This cat pulls its kill up and away from the scavengers who would want to take it from them (Hyenas, Vultures and even Lions – Yes, lions are not above simply stealing food from others.) There’s a lesson right there.
They can come back over several days and eat of it (even if it is totally rotten by then.) The issue is that they and we should save for the lean times that life will inevitably bring.
BIRDS AT YOUR FEET
(Kick Stuff Around, You Will Be Surprised By What You Find.)
This was another interesting fact from the bush. See the little white bird at the feet of the mighty Rhino’s? What they do is feed on the insects that are disturbed when the Rhino’s walk by. So they let the efforts of others provide all they need to eat. So don’t be afraid to shake things up, you’ll never know what opportunities, blessings and people you will find.
HIPPO’S CAN’T CLIMB ROCKS
(Find a Way To Protect Yourself.)
One afternoon we went for a walking excursion to see the mighty hippos. I was blown away and if I’m honest – a little scared. Andrew explained that they are responsible for more human deaths than anything in the bush. Once we got down to the Crocodile River, we could see a dozen or more hippos (not to mention an actual 10’ Croc on the other bank.) I was a little concerned because once they charge you’re pretty much done.
Andrew positioned us to sit and gawk, on a ridge of huge boulders. Apparently a Hippo couldn’t climb more than a foot or two, so we were safe. And under those conditions we were PERFECTLY safe. We could trust in the protection. The life lesson is to have such protection in your life, your company, your family, your bank account and TRUST IT.
(Guides in Life Are Vital.)
A guide in the bush of Africa is like a mentor in life or business. Because Norman has had so much experience, he’s able to see things that I can’t see. He knows what will likely happen next. He knows how to communicate to us what this is and what that is. He warns us. He calms us down. He has a very fine senses developed in the trench’s….
See the correlation with having a mentor in your life. Since I’ve been helped (and hurt) by mentors, I would not give my brain over to Norman. If he asked me to do something I didn’t understand or want to do, I wouldn’t hesitate to look for another Norman.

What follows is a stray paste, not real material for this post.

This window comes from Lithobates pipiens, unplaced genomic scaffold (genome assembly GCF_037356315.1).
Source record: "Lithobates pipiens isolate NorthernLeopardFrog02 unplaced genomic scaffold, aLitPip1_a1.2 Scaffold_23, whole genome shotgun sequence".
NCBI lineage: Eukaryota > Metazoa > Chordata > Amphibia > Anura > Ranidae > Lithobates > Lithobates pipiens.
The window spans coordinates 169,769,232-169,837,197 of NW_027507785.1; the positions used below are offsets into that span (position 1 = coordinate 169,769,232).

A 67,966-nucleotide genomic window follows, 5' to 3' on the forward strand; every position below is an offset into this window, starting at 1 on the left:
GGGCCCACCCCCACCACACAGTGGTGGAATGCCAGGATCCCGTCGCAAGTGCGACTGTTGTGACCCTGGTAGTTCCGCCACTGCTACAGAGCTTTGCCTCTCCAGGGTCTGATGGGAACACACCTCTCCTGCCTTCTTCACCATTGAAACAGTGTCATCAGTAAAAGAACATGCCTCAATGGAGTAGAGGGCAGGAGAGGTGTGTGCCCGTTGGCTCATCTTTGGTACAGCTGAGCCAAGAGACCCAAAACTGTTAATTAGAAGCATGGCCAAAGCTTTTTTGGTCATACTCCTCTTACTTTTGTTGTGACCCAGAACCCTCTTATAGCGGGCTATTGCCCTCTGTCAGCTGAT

GO BLOW A TIRE
(Stuff Happens – Deal With It!)
So here’s what happened. One morning we were tracking a single male lion with little luck. But that buttery smell I wrote about earlier led us into a certain section of the park where we had to either go all the other way around, or we had to chance making our own way into the thick brush. Nothing ventured – nothing gained.
So we blew a tire. Big deal! Andrew and Norman worked like a pit crew at Nascar and we were back in a few short minutes. For me, the lesson here is that you win some and you lose some. I know a lot of people who will never lose big, they are so safe all of the time… but they won’t win big either. I say go for it, even though you might end up flat!
GUNS ARE GOOD
(Don’t Be Naïve, There Are Dangers In Life!)
One our walk over to see the Happy Hippos, we were asked to walk in single file with a guide in front and behind us. Each had a loaded rifle. I smiled. That fact comforted me. The rifles were for very powerful bullets that would have stopped a charging Hippo instantly in its tracks. No fooling around in life and death situations. If you are going to die, don’t mess around.
My father told me as much when I was a kid. “Don’t fight,” he’s say, “but if the other guy won’t stop and it looks inevitable, don’t mess around, plug as hard as you can right in the nose.” In life, sometimes you have to hit hard. I have no problem pulling out all of the stops if someone tries to hurt me. I’ll hire the biggest, meanest, ugliest and most expensive pit-bull lawyer around if I have to. I’m done with being a woos if the situation calls for it. Otherwise, I use a nice, boring, dull, sheepish- looking lawyer!
(Yes, There Are Vultures but You Can Spot If They Are There To Take Stuff From You!)
What was interesting about our little lesson about vultures is that you can see that this tree is barren, no healthy leaves, branches etc. When a vulture lands on this kind of tree as opposed to a lush, fully blossoming tree, it indicates that the Vulture is resting. If there was something around for him to scavenge, he wouldn’t be in this type of barren tree… this is for resting.
Learn to recognize the signs of when some “vulture” in your life is about to pounce. Also remember that Vultures are creatures of habits, just like the idiots who would want to snack on YOU.
THERE IS A DIFFERENT TIME TABLE IN THE BUSH
(Patience man, Patience)
A flock of some type of bird, I can’t remember now, was moseying on down the trail and weren’t the least bit worried about us folks in the jeep. Maybe the lesson is that we need to relax a little. Someone wiser than me say though “You shouldn’t SLOW DOWN, you should CALM DOWN and Speed Up.”
(Self Promotion Is Alive And Well In The Bush.)
Too bad I missed the shot. The picture I wanted to take was a few seconds after this one was snapped but I was so distracted by what I saw. So this huge bull saw us and looked right at us; as if to say “Whatayouwant?” Then he paused for a second, then snorted and flipped his big ears out making himself look huge. He let us know he was there.
Are you letting others you know you are here? If you want attention, you better know how to stand out.
So there you have it, Lessons From The Safari. If you can ever get to South Africa, safari around, it was awesome. Then write what you learned and share that with me. This was fun!
August 6, 2013